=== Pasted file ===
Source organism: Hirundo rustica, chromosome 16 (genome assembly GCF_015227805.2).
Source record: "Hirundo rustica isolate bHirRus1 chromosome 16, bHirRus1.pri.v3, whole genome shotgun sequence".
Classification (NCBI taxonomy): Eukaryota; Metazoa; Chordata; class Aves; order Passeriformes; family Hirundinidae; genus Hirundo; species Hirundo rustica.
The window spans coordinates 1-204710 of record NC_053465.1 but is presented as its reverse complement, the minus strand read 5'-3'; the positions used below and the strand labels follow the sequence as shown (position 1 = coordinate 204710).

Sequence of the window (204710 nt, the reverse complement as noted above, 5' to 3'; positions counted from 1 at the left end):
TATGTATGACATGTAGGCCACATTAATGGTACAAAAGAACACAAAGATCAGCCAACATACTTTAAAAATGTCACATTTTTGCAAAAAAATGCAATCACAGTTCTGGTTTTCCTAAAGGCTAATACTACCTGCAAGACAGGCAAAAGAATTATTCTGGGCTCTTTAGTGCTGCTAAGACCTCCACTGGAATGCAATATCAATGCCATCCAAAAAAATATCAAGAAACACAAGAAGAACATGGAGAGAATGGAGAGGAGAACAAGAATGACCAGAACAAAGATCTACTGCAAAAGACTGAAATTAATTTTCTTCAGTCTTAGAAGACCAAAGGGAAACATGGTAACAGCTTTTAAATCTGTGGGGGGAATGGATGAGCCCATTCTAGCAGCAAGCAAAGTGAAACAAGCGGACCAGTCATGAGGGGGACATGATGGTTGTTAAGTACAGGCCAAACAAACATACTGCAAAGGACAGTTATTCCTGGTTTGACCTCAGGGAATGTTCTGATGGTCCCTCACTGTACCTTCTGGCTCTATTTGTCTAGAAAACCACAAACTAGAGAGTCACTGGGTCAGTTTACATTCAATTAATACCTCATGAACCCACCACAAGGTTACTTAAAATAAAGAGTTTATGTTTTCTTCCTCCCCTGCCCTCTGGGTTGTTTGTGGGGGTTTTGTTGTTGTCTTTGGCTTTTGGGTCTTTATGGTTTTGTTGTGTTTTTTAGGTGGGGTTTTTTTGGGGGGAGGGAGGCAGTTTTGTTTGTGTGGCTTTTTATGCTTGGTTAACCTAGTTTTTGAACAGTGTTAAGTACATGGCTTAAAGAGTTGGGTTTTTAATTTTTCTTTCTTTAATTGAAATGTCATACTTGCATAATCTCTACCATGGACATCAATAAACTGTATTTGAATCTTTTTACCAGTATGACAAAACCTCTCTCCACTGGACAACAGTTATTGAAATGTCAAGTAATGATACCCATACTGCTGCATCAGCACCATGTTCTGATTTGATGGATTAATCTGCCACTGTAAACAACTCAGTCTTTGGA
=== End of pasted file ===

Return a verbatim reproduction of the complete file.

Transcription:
Source organism: Hirundo rustica, chromosome 16 (genome assembly GCF_015227805.2).
Source record: "Hirundo rustica isolate bHirRus1 chromosome 16, bHirRus1.pri.v3, whole genome shotgun sequence".
Classification (NCBI taxonomy): Eukaryota; Metazoa; Chordata; class Aves; order Passeriformes; family Hirundinidae; genus Hirundo; species Hirundo rustica.
The window spans coordinates 1-204710 of record NC_053465.1 but is presented as its reverse complement, the minus strand read 5'-3'; the positions used below and the strand labels follow the sequence as shown (position 1 = coordinate 204710).

Sequence of the window (204710 nt, the reverse complement as noted above, 5' to 3'; positions counted from 1 at the left end):
TATGTATGACATGTAGGCCACATTAATGGTACAAAAGAACACAAAGATCAGCCAACATACTTTAAAAATGTCACATTTTTGCAAAAAAATGCAATCACAGTTCTGGTTTTCCTAAAGGCTAATACTACCTGCAAGACAGGCAAAAGAATTATTCTGGGCTCTTTAGTGCTGCTAAGACCTCCACTGGAATGCAATATCAATGCCATCCAAAAAAATATCAAGAAACACAAGAAGAACATGGAGAGAATGGAGAGGAGAACAAGAATGACCAGAACAAAGATCTACTGCAAAAGACTGAAATTAATTTTCTTCAGTCTTAGAAGACCAAAGGGAAACATGGTAACAGCTTTTAAATCTGTGGGGGGAATGGATGAGCCCATTCTAGCAGCAAGCAAAGTGAAACAAGCGGACCAGTCATGAGGGGGACATGATGGTTGTTAAGTACAGGCCAAACAAACATACTGCAAAGGACAGTTATTCCTGGTTTGACCTCAGGGAATGTTCTGATGGTCCCTCACTGTACCTTCTGGCTCTATTTGTCTAGAAAACCACAAACTAGAGAGTCACTGGGTCAGTTTACATTCAATTAATACCTCATGAACCCACCACAAGGTTACTTAAAATAAAGAGTTTATGTTTTCTTCCTCCCCTGCCCTCTGGGTTGTTTGTGGGGGTTTTGTTGTTGTCTTTGGCTTTTGGGTCTTTATGGTTTTGTTGTGTTTTTTAGGTGGGGTTTTTTTGGGGGGAGGGAGGCAGTTTTGTTTGTGTGGCTTTTTATGCTTGGTTAACCTAGTTTTTGAACAGTGTTAAGTACATGGCTTAAAGAGTTGGGTTTTTAATTTTTCTTTCTTTAATTGAAATGTCATACTTGCATAATCTCTACCATGGACATCAATAAACTGTATTTGAATCTTTTTACCAGTATGACAAAACCTCTCTCCACTGGACAACAGTTATTGAAATGTCAAGTAATGATACCCATACTGCTGCATCAGCACCATGTTCTGATTTGATGGATTAATCTGCCACTGTAAACAACTCAGTCTTTGGA